Dissent August 16-18
Dissent: An Intedisciplinary Graduate Conference
Department of English
Graduate Student Conference Dalhousie University
On 11 December 11th 2012, Chief Theresa Spence of the Attawapiskat First Nation in Northern Ontario declared a hunger strike to critique the federal government's abuses of treaty rights and First Nations communities, and to draw attention to the detrimental and incalculable effects of Bill C-45 on Canada's rivers and lakes. Across the country, local chapters of Idle No More acted in solidarity: orchestrating flash mobs, drum circles, demonstrations, and teach-ins to inform the public about the impact of this legislation on First Nations and non-First Nations alike. It is this strong, positive dissenting action that led to nationwide coverage of the movement, and to solidarity protests around the world. Its compelling message of dissent through peaceful resistance has lead us to reconsider the role of dissent in initiating real social and political change.
In "Critique, Dissent, Disciplinarity," Judith Butler claims that dissent "impl[ies] an alteration both in and of the subject and can challenge and reformulate historically specific modes of rationality." Butler contends that dissent is more than simple desistance and that, as a concept, dissent "maintains important relations to the modes of knowledge that articulate modes of governmental authority." The ability to articulate and narrativize these historical movements is fundamental to the concept of dissent. In addition to exploring the ways in which narrative and literature allow us to conceptualize these issues, we are interested in widening the discussion of dissent: How are current and historic discourses of economics, politics, philosophy and psychology shaped and called into question by dissenting voices? What is the pedagogical role of dissent? How has dissent been changed by social media, including blogs, videos, newspaper commentary and twitterfeeds? How does dissent work in the academy? Can we engage in dissenting research practices?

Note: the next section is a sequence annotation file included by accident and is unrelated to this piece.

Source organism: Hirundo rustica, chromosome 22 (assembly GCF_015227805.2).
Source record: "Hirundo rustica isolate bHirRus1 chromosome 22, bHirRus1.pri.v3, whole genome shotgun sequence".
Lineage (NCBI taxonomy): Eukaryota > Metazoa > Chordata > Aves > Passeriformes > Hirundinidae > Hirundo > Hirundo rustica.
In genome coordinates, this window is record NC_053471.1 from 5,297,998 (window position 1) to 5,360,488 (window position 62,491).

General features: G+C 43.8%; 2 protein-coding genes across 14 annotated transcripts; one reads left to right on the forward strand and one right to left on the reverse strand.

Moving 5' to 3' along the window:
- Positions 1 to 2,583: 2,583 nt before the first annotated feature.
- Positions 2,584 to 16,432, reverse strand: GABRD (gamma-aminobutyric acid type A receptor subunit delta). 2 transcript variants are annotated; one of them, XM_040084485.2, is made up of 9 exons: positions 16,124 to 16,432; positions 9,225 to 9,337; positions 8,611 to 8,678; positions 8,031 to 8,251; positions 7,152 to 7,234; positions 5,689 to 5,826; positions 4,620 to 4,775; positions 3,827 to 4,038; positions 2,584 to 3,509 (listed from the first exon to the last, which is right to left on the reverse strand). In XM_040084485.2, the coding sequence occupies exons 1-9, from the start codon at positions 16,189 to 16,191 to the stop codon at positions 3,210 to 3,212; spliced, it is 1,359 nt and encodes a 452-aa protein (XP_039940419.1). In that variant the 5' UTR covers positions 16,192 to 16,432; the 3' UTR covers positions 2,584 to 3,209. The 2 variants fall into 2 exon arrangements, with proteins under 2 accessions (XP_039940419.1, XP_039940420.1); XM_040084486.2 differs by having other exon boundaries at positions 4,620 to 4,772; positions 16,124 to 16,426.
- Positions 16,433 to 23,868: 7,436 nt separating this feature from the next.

The Dalhousie Association of Graduate Students in English (DAGSE) invites submissions for paper presentations for "Dissent: An Interdisciplinary Graduate Conference". We welcome proposals from students at all levels and in all areas of graduate study. This three-day conference will be held August 16-18, 2013 at Dalhousie University, located in Halifax, Nova Scotia, and will investigate the ways in which literature, history, art, and culture shape and are shaped by discourses and experiences of dissent.
We invite proposals for papers (15-20 minutes) on themes and subjects including, but not limited to:
● polemics, scandal, and scholarly debate
● Anonymous, WikiLeaks, Occupy, #idlenomore
● politics, drama and performativity
● revolutionary violence, radical groups, underground movements, public mischief
● community / public poetics
● figures of dissent, the dissident as writer or celebrity, the avant-garde
● technologies of dissent
● philosophical genealogies of dissent
● writing as resistance, writing from the margins, and writing across borders
● dissent in the classroom / pedagogy of dissent / politics and the Academy
● social commentary and satire / humour as resistance
● postcolonialism, neoliberalism and "writing back"
● literature of protest, Marxism and socialist literatures
Submission: Please submit a 250-word abstract plus a 50-word biographical statement that includes your name, current level of graduate study, affiliated university, and email address to firstname.lastname@example.org.
Include the words "conference abstract" in subject line, and include name on the cover letter only.
Deadline: Apil 1st, 2013. Accepted presenters will receive notification by the end of April.